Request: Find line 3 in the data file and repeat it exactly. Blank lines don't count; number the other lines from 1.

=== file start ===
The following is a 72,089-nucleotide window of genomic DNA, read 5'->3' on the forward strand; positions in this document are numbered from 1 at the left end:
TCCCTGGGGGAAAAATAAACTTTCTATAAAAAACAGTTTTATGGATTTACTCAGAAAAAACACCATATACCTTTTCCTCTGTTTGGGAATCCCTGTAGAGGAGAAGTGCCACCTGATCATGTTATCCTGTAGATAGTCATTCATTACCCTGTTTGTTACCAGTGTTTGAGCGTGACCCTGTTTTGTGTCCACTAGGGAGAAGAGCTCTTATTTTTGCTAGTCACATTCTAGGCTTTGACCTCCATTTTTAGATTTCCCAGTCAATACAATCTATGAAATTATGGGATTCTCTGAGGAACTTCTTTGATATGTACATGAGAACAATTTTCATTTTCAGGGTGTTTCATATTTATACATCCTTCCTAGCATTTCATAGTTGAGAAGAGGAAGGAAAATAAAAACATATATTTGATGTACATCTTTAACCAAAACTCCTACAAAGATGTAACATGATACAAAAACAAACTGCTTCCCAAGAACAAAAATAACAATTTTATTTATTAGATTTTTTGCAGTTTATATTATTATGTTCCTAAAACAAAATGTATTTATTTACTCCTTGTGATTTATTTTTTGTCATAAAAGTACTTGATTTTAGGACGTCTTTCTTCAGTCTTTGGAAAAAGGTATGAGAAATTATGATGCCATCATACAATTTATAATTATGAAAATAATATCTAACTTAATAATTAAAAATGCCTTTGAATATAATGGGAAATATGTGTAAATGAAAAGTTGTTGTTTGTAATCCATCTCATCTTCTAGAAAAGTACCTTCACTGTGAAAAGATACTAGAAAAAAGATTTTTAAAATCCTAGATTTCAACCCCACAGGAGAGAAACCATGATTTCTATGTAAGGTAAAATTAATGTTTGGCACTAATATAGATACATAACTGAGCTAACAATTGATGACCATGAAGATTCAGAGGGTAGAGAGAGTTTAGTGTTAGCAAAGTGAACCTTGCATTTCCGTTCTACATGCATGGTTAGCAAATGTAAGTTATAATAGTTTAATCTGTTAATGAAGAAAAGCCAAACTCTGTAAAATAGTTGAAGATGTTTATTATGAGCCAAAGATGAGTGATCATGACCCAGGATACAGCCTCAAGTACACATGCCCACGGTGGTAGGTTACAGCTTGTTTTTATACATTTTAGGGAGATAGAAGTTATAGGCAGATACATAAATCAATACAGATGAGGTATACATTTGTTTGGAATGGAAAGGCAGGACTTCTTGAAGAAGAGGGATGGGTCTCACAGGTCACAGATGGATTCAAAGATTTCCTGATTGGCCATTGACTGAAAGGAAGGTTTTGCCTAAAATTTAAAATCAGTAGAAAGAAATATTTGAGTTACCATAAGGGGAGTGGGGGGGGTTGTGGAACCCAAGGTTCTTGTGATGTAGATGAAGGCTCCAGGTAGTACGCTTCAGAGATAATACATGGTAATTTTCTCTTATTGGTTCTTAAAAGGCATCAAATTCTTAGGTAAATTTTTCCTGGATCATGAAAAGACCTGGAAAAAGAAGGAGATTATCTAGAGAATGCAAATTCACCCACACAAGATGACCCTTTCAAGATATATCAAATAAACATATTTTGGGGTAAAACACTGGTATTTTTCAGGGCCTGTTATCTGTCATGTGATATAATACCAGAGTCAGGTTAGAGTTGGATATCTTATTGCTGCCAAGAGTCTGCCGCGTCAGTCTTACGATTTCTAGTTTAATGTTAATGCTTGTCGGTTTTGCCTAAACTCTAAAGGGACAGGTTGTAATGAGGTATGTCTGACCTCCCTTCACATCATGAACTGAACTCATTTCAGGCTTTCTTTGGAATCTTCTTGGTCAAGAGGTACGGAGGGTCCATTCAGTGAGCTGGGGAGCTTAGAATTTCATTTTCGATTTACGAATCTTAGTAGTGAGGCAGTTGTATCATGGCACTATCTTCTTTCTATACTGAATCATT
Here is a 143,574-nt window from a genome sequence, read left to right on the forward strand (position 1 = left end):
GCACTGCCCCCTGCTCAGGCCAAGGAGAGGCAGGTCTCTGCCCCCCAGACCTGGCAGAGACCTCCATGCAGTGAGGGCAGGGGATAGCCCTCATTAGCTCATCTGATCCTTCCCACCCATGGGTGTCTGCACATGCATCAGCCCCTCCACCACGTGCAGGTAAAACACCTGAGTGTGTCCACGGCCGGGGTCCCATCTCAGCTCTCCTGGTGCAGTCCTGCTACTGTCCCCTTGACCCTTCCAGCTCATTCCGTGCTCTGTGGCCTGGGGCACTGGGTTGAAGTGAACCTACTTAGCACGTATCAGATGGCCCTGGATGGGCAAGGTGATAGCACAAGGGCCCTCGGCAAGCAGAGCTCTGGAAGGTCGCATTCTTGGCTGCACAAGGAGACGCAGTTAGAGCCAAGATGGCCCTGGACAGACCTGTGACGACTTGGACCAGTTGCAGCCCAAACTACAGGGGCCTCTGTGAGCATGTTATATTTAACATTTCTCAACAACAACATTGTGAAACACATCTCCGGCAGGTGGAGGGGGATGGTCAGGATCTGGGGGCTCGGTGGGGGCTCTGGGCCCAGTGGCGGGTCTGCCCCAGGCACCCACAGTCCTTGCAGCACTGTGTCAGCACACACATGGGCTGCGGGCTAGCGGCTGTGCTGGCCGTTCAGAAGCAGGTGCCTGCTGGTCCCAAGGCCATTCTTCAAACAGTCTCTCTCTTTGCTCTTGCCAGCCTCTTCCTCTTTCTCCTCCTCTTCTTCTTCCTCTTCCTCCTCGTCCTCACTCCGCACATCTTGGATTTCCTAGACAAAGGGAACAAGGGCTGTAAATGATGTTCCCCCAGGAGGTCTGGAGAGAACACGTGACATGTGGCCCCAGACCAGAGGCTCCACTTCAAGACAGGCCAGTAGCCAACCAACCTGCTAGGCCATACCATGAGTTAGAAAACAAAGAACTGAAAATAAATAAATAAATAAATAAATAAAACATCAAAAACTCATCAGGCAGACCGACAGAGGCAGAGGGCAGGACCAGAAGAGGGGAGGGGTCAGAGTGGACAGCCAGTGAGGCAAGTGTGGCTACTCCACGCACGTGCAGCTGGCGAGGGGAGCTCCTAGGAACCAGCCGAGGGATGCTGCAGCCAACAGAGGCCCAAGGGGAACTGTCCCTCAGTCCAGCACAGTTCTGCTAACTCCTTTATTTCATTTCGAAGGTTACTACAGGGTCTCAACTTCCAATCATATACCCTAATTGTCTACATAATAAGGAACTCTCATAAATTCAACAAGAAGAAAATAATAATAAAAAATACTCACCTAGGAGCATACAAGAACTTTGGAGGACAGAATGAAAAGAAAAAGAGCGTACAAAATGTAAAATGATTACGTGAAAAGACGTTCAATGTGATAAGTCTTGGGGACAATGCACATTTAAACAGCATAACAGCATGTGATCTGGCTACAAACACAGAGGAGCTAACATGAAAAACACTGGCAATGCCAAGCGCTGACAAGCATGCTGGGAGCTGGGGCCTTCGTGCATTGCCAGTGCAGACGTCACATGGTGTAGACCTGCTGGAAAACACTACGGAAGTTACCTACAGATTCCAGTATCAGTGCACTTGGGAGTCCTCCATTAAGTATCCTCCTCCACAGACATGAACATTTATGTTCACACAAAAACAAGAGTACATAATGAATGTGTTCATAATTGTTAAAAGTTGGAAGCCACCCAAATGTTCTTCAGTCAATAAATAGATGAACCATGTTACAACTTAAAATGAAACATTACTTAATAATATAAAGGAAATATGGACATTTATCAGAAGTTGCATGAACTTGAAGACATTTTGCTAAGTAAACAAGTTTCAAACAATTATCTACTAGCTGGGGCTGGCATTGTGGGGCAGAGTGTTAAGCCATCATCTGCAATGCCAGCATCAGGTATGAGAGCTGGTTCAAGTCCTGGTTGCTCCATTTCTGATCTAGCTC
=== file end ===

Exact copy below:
Here is a 143,574-nt window from a genome sequence, read left to right on the forward strand (position 1 = left end):